ELECTRICAL LIFE OF LOUIS WAIN, THE
(director/writer:Will Sharpe; screenwriter: story & screenplay by Simon Stephenson; cinematographer: Erik Wilson; editor: Selina Macarthur; music: Arthur Sharpe; cast: Claire Foy (Emily Richardson-Wain), Benedict Cumberbatch (Louis Wain), Sharon Rooney (Josephine Wain), Toby Jones (Sir William Ingram), Sophia D. Martino (Judith), Andrea Riseborough (Caroline), Richard Ayoade (Henry Wood), Dorothy Atkinson (Mrs. DuFrayne), Olivia Colman (Narrator), Asim Chaudry (Herbert Railton), Phoebe Nicholls (Mrs. Wain), Aimee Lou Wood (Claire Wain), Hayley Squires (Marie Wain), Stacy Martin (Felicie Wain), Adeel Akhtar (Dan Rider), Asim Chaudhry (Herbert Railton), Taika Waititi (Max Kase), Julian Barratt (Dr. Elphick), Nick Cave (H.G. Wells); Runtime: 111; MPAA Rating: PG-13; producers; Adam Ackland, Ed Clarke, Leah Clarke, Guy Heeley: Amazon; 2021-UK/USA)
Reviewed by Dennis Schwartz
A sentimental biopic on the 19th century Brit artist Louis Wain (Benedict Cumberbatch), who was noted for his kitsch art. It chronicles the upper-class Wain’s loving relationship with his earnest lower-class wife Emily Richardson (Claire Foy). She was the governess for his shrill harridan sister Caroline (Andrea Riseborough), who ran the family after his father’s death. Wain married her despite his sister firing her. The couple then lived on their own in a country cottage, and adopt a black-and-white kitten named Peter that will change his life forever.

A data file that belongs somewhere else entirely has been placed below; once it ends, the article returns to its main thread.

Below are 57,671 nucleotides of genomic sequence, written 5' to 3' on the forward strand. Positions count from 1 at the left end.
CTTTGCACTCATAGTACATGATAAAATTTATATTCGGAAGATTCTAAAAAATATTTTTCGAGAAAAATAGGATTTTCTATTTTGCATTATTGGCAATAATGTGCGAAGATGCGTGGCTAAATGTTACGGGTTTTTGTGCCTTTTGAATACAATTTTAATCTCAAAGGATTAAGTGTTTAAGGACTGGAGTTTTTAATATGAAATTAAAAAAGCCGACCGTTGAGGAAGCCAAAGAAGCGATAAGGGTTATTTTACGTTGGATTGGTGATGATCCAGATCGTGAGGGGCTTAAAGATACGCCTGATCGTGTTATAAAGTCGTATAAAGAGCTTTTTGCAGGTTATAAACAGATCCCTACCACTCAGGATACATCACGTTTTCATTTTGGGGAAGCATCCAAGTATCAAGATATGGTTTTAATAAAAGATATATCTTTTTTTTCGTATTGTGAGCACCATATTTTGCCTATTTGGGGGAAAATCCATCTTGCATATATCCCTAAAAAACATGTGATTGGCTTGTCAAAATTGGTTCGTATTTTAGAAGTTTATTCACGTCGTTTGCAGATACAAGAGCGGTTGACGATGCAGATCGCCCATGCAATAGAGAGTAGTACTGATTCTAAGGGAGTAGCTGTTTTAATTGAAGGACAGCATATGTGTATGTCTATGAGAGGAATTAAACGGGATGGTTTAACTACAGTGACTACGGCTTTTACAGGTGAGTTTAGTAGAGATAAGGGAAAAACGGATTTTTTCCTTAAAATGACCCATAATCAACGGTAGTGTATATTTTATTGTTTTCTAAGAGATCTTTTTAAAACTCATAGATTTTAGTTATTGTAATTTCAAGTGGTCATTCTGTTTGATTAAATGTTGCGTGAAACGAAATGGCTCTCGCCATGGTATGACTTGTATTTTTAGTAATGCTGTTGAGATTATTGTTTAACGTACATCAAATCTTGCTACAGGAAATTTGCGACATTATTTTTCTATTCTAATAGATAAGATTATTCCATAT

The Brit actor turned director Will Sharpe(“Black Pond”) directs it as a meow.
The biopic is taken from a story by Simon Stephenson and a screenplay by Stephenson and Sharpe. It tells the true story of the eccentric 19th century British artist Louis Wain (Benedict Cumberbatch), whose playful pictures in the 1880s of anthropomorphized felines helped change the public’s perception of how they viewed cats.
The Victorian artist Louis Wain is curiously played wearing a prosthetic nose and with all kinds of peccadilloes by Cumberbatch. The artist’s story is richly narrated in a voice-over by Olivia Colman. It traces the pop artist’s quirky path to fame from being a failed art teacher, failed musician, failed inventor to being a part-time illustrator for newspapers and magazines. Sir William Ingram (Toby Jones), the impish editor of a London gazette, financially supported him despite his unconventional streaks. After recognition for his feline artistry and drawings of cats in human dress, Wain’s latter paintings took on a psychedelic turn.
The ‘electrical’ of the title comes about over some voodoo thrown into the story and Wain’s eye for mysticism.
What the strained mannered acting, over-ambitious and too long biopic couldn’t do was give me a clear picture of the artist, as it didn’t examine if the artist’s strange behavior meant he was mentally ill or maybe a bit touched (a reasonable assumption after observing several strange incidents he was involved in).
It premiered at the 48th Telluride Film Festival on September 2, 2021
REVIEWED ON 10/24/2021 GRADE: B-